Thursday, January 31, 2008
Being 'time poor': managing social networking tools and information on the Internet
I have been talking about encouraging students to use social networking tools to find information on the network, and not just rely on journals and books they find in the library. I advise students to take at least a couple of hours a month to browse around the library, just catching up with the latest journals. I find it really frustrating that students seem to only concentrate on finding information for their assignments, as opposed for general interest and development.
But as Rae pointed out in her answer to my post about the academic credibility of blogs, midwifery students (both undergraduate and postgraduate) have considerable time constraints which can be a considerable barrier to 'surfing'. Not only do they have an academic load but they also have clinical placements, which usually means being 'on-call'. Many students are mature students with significant family obligations. So, time management is crucial. And expecting students to surf blogs, wikis, YouTube and so on on top of the traditional journals and books may be... a blog too far!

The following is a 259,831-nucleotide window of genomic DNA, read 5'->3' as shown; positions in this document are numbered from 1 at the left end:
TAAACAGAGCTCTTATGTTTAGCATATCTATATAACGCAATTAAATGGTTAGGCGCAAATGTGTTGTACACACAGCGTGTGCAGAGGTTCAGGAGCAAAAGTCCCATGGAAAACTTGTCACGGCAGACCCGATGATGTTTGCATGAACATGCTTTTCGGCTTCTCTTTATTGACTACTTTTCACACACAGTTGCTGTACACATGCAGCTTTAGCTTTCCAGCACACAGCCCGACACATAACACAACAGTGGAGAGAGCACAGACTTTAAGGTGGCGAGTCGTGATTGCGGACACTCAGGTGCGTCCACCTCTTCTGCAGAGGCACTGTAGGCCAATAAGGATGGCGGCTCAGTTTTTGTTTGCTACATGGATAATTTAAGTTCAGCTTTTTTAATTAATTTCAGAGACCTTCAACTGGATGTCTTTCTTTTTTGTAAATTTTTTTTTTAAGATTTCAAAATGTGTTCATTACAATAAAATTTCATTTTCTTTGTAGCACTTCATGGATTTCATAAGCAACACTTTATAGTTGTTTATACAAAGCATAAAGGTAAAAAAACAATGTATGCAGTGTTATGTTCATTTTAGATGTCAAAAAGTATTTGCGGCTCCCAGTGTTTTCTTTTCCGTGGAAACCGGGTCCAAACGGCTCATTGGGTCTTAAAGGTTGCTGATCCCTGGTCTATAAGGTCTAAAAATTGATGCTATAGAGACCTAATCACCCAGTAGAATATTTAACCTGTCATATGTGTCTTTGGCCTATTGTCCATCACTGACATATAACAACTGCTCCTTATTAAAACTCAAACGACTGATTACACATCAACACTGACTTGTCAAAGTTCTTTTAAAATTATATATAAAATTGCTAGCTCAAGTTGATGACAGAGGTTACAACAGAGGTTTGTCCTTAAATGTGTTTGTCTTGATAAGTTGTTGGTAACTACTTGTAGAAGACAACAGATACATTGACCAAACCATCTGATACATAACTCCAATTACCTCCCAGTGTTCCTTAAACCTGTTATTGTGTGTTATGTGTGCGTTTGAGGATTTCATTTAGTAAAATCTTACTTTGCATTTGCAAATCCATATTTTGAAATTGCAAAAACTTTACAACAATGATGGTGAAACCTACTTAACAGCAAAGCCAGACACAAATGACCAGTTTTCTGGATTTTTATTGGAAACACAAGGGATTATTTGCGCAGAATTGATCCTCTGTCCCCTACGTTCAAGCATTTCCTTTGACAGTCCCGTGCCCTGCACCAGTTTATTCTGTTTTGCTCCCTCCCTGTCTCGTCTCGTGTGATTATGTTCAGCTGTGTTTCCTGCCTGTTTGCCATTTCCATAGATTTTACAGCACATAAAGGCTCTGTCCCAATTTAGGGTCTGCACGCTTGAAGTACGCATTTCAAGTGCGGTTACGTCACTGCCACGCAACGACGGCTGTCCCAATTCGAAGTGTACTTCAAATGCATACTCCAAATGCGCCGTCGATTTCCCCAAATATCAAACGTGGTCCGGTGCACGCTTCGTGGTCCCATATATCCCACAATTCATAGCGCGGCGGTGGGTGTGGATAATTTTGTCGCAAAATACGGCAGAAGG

But that is where tools such a Google Reader, Google Alerts and Google Blog Alerts are so handy. I use these tools in iGoogle to monitor topics and blogs that are of interest to me. For example, I have my iGoogle home page alert me when topics are posted on blogs about "midwifery", "midwife" and "e-mentoring". I use Google Reader to keep an eye on any midwifery websites and blogs that interest me. And on the whole, I haven't found this to be too time consuming and keeps my knowledge-seeking focused. It certainly is easier than carrying out general searches every few days to see what is new.
The other thing I find to be very useful as a time saving measure is to sign up for email alerts from my favorite journals. So that every time there is a new edition of a journal, I get an email alert that tells me what is in the journal. I can then decide what articles to follow up in the library.
These time and information management tools need to be included into orientation packages for students alongside introductions to databases and search engines.
PS: Image is from my first attempt to use Jing which is a screen-capture program.